Dear Missing Link
My mother is being berated by my father because she just can’t remember many things that my father has told her. She continues to socialize and she keeps up with the news and things like that but sometimes she seems to be kind of missing a link. It upsets me to see their interactions. What can I do?
Dear Missing Link,
As an adult child, it can be awkward and troubling to think about how to handle such a situation with your parents. It is a challenge to know when your comments will be better received or not. This can be tough. Some parents, depending upon where they may be in their acceptance of their changing function, may be more or less receptive of your input. Be thoughtful and kind in your expression to them. Be very careful to recognize that your parent is always your parent. Do not be thrown by statements such as “parenting your parent.” That is patronizing and disrespectful. Be your authentic self when you choose to converse with one or both of them.
You can certainly play a role in your parents’ interactions with one another if you want to be able to make a difference for both of them. Please understand that the apparent cognitive changes that are happening to your mother are not intentional and that she, the person, is still with us. Her character will live on even if her brain wiring is causing these changes.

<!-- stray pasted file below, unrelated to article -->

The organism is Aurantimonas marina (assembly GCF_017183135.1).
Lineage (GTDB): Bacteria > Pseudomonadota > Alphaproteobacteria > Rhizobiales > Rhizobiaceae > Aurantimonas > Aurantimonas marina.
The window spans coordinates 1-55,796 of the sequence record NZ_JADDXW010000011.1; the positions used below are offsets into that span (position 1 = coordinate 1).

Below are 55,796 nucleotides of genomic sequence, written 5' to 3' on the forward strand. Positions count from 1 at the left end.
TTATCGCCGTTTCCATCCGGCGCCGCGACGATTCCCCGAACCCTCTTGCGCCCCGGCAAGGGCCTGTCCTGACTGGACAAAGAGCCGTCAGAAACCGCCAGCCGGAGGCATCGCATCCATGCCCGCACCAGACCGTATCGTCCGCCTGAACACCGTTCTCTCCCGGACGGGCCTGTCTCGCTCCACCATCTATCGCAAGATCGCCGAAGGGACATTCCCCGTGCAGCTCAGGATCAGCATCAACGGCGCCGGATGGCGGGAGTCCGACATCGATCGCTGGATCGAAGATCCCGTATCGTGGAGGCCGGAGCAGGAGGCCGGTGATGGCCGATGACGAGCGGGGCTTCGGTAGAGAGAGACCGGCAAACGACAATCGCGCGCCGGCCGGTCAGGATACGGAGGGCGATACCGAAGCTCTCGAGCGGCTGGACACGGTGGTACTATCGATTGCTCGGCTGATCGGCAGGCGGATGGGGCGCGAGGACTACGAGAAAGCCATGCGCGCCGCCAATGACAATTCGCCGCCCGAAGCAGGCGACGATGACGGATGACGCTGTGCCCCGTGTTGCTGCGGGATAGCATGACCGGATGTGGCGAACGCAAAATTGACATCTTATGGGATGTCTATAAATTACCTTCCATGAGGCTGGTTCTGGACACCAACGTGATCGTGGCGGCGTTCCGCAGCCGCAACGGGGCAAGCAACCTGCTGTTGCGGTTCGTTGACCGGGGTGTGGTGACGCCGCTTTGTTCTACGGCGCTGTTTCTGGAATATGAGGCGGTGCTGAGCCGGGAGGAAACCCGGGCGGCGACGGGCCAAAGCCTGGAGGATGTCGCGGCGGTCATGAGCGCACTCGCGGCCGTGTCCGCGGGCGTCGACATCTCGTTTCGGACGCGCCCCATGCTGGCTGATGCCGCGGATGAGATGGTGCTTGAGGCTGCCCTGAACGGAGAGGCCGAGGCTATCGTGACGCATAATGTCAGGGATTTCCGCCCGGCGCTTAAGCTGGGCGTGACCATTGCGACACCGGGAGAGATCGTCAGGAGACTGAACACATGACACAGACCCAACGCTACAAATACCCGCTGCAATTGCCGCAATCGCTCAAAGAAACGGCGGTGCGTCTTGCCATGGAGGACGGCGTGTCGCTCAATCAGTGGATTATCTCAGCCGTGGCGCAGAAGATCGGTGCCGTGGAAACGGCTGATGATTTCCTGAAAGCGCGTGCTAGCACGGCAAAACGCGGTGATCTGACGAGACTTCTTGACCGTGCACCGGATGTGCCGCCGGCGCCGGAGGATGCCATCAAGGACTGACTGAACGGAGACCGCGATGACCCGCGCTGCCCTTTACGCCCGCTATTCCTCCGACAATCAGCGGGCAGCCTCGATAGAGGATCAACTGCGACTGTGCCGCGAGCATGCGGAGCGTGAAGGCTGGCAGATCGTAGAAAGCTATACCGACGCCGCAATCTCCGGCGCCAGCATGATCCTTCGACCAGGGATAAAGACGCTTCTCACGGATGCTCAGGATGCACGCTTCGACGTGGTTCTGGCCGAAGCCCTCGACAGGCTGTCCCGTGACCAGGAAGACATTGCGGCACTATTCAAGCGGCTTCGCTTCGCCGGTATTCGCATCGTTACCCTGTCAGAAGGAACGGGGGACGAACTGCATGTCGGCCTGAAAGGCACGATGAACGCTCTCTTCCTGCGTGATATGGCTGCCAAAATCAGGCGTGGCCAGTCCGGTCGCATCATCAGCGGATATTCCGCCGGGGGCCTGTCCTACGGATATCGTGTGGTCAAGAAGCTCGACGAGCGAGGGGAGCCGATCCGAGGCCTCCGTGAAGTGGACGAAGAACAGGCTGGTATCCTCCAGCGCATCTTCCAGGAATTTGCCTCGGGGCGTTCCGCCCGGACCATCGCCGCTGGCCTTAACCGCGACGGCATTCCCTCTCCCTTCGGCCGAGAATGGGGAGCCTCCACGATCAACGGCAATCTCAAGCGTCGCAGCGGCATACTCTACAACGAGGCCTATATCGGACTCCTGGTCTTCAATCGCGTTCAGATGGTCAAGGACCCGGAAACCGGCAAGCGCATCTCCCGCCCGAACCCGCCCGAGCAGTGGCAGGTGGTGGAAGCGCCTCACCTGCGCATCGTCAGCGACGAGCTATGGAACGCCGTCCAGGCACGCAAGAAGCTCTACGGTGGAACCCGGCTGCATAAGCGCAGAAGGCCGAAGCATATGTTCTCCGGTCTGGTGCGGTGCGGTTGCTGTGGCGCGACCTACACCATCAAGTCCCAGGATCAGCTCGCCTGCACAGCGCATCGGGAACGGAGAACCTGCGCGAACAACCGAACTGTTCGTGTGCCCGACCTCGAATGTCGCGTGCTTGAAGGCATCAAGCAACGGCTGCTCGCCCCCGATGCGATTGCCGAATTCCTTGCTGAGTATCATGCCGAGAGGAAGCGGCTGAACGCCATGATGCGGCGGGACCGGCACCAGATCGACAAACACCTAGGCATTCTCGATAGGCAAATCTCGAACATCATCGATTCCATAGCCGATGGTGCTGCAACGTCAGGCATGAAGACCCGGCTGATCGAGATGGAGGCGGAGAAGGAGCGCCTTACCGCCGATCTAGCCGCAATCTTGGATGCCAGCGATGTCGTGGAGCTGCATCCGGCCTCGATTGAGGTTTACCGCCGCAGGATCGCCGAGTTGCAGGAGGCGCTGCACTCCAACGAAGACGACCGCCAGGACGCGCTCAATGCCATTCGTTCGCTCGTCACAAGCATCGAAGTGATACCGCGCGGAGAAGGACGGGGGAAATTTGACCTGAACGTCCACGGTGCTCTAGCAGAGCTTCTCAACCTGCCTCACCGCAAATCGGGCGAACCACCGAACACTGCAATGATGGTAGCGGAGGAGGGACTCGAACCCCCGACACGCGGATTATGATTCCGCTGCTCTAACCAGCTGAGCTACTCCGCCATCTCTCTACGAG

It would be most helpful if you could find a time to be with each of them separately so that you can make mention of what you are seeing. With your father, you might say that you can only imagine how possibly frustrating this might be for him. With your mother, you might suggest your concern that having your father pointing out to her every time she does not recall something correctly, that she feels criticized and that it may be hurtful.
Also think about the possibility that your father is feeling scared and he may only know to express this feeling through heightened emotion that comes across as criticism. Your mother most likely knows that she is slipping and most likely has many feelings related to her sense of self. Listen well.
If you could get each of them to recognize and appreciate your concern and support, you will have come a long way. What you want to be doing is clearly coming across as non-judgmental by not “taking sides” but instead to carry “the torch” of identifying feelings related to the changes and how as a family you can move forward. You may want to think about engaging a professional who has expertise in working with families in which one member is challenged by cognitive change.